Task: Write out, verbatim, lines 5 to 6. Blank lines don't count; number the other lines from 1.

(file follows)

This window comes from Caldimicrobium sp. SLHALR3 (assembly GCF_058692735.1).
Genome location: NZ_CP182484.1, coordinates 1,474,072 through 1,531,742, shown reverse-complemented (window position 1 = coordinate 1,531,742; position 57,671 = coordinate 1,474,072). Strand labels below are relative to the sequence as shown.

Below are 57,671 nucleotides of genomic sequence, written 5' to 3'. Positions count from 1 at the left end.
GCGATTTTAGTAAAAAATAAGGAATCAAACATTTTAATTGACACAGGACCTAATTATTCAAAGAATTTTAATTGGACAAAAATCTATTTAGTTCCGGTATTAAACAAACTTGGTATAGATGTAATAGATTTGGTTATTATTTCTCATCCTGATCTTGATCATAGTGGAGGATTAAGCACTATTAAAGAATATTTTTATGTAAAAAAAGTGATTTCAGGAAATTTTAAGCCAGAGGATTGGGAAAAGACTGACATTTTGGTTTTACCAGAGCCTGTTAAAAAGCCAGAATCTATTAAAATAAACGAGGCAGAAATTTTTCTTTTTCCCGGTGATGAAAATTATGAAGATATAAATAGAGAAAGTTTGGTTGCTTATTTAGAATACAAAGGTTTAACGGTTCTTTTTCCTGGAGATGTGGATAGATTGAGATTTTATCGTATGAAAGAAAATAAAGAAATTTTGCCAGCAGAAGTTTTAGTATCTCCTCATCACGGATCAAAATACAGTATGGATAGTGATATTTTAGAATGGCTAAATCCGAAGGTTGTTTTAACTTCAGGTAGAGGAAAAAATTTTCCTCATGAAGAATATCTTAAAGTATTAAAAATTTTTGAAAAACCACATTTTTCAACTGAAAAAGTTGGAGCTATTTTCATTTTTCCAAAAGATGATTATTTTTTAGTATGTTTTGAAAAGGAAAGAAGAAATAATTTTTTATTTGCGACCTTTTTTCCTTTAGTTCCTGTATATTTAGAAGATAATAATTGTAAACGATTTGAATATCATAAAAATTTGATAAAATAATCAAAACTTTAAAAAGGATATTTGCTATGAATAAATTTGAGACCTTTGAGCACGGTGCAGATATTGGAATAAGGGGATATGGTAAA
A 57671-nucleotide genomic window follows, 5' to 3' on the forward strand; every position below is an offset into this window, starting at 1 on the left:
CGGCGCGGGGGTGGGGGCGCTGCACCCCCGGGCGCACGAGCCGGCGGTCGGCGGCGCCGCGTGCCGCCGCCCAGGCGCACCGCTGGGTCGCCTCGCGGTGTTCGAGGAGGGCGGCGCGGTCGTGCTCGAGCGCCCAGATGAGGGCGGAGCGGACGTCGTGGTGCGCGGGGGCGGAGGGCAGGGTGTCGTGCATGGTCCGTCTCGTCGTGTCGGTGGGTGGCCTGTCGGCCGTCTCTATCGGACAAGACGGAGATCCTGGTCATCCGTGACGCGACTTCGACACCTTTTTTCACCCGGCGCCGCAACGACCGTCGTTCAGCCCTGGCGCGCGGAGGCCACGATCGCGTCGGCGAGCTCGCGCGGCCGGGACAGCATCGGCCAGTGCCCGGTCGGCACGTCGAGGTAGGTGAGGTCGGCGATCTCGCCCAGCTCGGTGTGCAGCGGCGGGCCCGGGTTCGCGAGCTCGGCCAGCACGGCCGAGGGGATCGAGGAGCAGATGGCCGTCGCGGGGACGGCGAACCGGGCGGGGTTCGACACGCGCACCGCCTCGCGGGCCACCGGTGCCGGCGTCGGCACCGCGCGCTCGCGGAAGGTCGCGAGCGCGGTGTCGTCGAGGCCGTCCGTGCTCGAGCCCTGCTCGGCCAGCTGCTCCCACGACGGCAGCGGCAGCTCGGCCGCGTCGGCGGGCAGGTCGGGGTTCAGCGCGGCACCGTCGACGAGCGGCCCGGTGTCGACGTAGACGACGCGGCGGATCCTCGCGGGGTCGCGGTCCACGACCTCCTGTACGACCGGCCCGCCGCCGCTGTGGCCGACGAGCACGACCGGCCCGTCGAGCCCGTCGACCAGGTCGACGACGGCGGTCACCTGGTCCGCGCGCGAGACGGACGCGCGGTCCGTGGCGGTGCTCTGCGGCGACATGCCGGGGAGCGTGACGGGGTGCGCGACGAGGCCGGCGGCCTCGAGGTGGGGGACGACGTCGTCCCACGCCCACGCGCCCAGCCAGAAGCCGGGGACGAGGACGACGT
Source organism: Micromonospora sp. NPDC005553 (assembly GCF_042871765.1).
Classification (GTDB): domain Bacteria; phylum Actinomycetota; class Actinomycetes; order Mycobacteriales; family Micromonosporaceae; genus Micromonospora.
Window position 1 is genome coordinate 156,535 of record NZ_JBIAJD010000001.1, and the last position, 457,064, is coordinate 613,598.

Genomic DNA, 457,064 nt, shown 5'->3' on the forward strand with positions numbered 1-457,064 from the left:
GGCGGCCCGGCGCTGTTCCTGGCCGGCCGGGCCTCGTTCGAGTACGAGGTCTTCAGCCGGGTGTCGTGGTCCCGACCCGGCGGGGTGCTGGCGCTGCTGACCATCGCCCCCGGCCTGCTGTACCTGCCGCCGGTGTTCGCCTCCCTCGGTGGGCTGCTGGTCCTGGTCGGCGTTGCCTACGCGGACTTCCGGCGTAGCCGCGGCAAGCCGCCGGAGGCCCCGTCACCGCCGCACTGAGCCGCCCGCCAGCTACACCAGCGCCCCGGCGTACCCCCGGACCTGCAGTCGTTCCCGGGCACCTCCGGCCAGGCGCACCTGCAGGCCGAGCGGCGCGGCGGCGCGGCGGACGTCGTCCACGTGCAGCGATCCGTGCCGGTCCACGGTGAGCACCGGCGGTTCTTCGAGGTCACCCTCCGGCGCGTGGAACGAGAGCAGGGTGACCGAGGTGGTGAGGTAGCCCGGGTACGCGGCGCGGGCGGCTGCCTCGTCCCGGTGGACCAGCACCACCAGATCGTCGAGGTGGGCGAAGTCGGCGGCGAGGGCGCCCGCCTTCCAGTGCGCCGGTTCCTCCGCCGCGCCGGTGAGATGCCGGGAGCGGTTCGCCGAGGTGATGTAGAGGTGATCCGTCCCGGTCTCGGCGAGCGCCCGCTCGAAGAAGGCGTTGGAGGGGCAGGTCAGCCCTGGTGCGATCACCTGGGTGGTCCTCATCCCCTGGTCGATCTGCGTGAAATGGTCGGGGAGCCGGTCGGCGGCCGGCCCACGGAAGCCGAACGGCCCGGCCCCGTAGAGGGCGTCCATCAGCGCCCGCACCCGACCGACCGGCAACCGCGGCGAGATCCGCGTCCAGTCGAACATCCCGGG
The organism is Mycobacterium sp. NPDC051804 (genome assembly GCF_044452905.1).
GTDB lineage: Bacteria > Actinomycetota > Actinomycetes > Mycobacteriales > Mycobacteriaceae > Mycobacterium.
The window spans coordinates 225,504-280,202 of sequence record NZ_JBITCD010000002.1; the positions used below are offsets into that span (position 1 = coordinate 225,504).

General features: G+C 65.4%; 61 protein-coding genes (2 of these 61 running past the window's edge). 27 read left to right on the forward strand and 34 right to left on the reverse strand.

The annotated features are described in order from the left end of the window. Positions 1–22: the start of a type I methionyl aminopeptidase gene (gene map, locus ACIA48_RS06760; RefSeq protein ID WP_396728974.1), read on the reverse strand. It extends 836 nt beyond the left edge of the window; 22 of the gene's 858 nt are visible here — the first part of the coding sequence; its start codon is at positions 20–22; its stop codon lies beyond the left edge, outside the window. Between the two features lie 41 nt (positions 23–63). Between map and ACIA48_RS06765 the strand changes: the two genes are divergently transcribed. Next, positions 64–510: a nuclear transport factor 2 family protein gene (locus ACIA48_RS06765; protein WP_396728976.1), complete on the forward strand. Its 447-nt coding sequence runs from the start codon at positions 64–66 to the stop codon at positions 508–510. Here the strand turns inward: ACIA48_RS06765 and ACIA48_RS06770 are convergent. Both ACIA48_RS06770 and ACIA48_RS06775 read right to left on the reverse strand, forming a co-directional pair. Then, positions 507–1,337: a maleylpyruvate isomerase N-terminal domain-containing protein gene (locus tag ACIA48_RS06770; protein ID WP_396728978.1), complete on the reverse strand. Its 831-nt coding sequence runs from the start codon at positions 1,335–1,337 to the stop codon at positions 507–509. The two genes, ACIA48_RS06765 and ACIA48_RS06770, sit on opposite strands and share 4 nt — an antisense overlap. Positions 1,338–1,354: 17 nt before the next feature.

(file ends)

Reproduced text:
A 57671-nucleotide genomic window follows, 5' to 3' on the forward strand; every position below is an offset into this window, starting at 1 on the left:
CGGCGCGGGGGTGGGGGCGCTGCACCCCCGGGCGCACGAGCCGGCGGTCGGCGGCGCCGCGTGCCGCCGCCCAGGCGCACCGCTGGGTCGCCTCGCGGTGTTCGAGGAGGGCGGCGCGGTCGTGCTCGAGCGCCCAGATGAGGGCGGAGCGGACGTCGTGGTGCGCGGGGGCGGAGGGCAGGGTGTCGTGCATGGTCCGTCTCGTCGTGTCGGTGGGTGGCCTGTCGGCCGTCTCTATCGGACAAGACGGAGATCCTGGTCATCCGTGACGCGACTTCGACACCTTTTTTCACCCGGCGCCGCAACGACCGTCGTTCAGCCCTGGCGCGCGGAGGCCACGATCGCGTCGGCGAGCTCGCGCGGCCGGGACAGCATCGGCCAGTGCCCGGTCGGCACGTCGAGGTAGGTGAGGTCGGCGATCTCGCCCAGCTCGGTGTGCAGCGGCGGGCCCGGGTTCGCGAGCTCGGCCAGCACGGCCGAGGGGATCGAGGAGCAGATGGCCGTCGCGGGGACGGCGAACCGGGCGGGGTTCGACACGCGCACCGCCTCGCGGGCCACCGGTGCCGGCGTCGGCACCGCGCGCTCGCGGAAGGTCGCGAGCGCGGTGTCGTCGAGGCCGTCCGTGCTCGAGCCCTGCTCGGCCAGCTGCTCCCACGACGGCAGCGGCAGCTCGGCCGCGTCGGCGGGCAGGTCGGGGTTCAGCGCGGCACCGTCGACGAGCGGCCCGGTGTCGACGTAGACGACGCGGCGGATCCTCGCGGGGTCGCGGTCCACGACCTCCTGTACGACCGGCCCGCCGCCGCTGTGGCCGACGAGCACGACCGGCCCGTCGAGCCCGTCGACCAGGTCGACGACGGCGGTCACCTGGTCCGCGCGCGAGACGGACGCGCGGTCCGTGGCGGTGCTCTGCGGCGACATGCCGGGGAGCGTGACGGGGTGCGCGACGAGGCCGGCGGCCTCGAGGTGGGGGACGACGTCGTCCCACGCCCACGCGCCCAGCCAGAAGCCGGGGACGAGGACGACGT